There's a certain element of self-torture to ultra-running, a preternatural exploration of the limits as to what is and isn't possible. It's a sport that attracts everyone from housewives, recovering junkies/alcoholics, lawyers, business men, pastors, hippies, and so on. In the years I have been involved in the sport I have met every conceivable type of person who all have a single goal in common – to break through the pain barrier, into agony and find the untapped resource that lies where few dare to go. So taking all this into account, January is the time of the year when aforementioned sadists start looking at racing calendars where a marathons are viewed as training runs. I liken it to drunk dialing in a way, it seems like an incredibly good idea at the time “Ah sweet man, there’s a 100 miler in August”. Thousands of training miles are put in and by the time one gets to mile 70 of that 100 miler, the cursing commences. The verbal self-flagellation starts to drown out the voice of reason that got you into this mess in the first place “What is wrong with me, why do I keep coming back for this shit, why can't I just run a 10k like a normal person and be happy with that? At that point the legs are no longer dictating the game, it is entirely mental from here on in.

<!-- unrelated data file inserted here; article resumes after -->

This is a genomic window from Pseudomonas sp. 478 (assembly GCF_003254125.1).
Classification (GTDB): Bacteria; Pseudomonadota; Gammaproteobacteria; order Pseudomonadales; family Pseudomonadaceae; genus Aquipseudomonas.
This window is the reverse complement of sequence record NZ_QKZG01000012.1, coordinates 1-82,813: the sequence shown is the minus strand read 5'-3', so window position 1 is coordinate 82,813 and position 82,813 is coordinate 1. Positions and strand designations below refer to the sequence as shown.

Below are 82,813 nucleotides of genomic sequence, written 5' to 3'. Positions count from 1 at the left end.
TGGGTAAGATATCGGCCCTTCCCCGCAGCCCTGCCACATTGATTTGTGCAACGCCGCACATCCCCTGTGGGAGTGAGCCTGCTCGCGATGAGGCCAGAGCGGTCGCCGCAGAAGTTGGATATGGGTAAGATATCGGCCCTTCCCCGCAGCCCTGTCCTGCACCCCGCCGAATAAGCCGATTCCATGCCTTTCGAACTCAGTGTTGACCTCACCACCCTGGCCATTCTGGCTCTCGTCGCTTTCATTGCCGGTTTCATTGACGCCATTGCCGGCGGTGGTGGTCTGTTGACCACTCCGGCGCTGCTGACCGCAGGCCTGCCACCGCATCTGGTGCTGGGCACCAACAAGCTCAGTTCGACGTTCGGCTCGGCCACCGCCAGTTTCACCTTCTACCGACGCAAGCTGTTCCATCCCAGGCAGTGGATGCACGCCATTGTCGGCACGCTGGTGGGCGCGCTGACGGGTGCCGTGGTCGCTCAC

I have not been fortunate enough to have that giddy, nervous, calendar-scrolling feeling in the pit of my stomach in well over a year. 2012 was mostly spent healing various wounds of the body and the heart. Physical fitness is one thing, but to commit to a season where pain and devotion will factor highly takes razor sharp focus and almost arrogant self-belief. When the feet give up, the mind must take over. My training has been sporadic at best due to other commitments and not really having a goal to aim for. When I am aimless I struggle with who I am and where I am going, my recycle bin of a brain has had a major data dump and I envision racing well for the year ahead. I have chosen three key races that I think are not only runnable but can be run well and tactically. The first one will be the 50km Trail du Josas, it's in April and close to home. I have run the 40km event in previous years and it is by far tougher than any 100km I have contested in the past, hill training and pacing will be the keys to a fun day in the hills. My second event will be the Sri Chinmoy 100km in the forest of Vincennes in mid June. Depending on how my form is coming into the summer I will hopefully be in Connemara for the outstanding 100 miler they put on in mid August. It's a splendid course and draws some top talent. What's most important, at this exact moment as my fingers tap the keys, is that I can visualise the races and also the early mornings and late nights that are crucial in getting back to the level I was at eighteen months ago. Once I retain a Conceive, Believe, Achieve mentality I can accomplish all of these ambitions, and much, much more.